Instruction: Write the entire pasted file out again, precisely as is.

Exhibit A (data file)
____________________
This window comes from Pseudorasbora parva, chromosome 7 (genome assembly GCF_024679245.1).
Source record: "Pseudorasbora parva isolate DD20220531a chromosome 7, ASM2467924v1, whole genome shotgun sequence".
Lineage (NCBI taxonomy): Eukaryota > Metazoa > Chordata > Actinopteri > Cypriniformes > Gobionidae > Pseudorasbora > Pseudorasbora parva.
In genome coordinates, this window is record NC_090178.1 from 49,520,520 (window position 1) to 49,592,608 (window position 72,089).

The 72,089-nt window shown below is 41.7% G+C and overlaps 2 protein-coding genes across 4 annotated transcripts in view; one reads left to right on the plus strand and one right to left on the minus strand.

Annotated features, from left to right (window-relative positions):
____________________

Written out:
This window comes from Pseudorasbora parva, chromosome 7 (genome assembly GCF_024679245.1).
Source record: "Pseudorasbora parva isolate DD20220531a chromosome 7, ASM2467924v1, whole genome shotgun sequence".
Lineage (NCBI taxonomy): Eukaryota > Metazoa > Chordata > Actinopteri > Cypriniformes > Gobionidae > Pseudorasbora > Pseudorasbora parva.
In genome coordinates, this window is record NC_090178.1 from 49,520,520 (window position 1) to 49,592,608 (window position 72,089).

The 72,089-nt window shown below is 41.7% G+C and overlaps 2 protein-coding genes across 4 annotated transcripts in view; one reads left to right on the plus strand and one right to left on the minus strand.

Annotated features, from left to right (window-relative positions):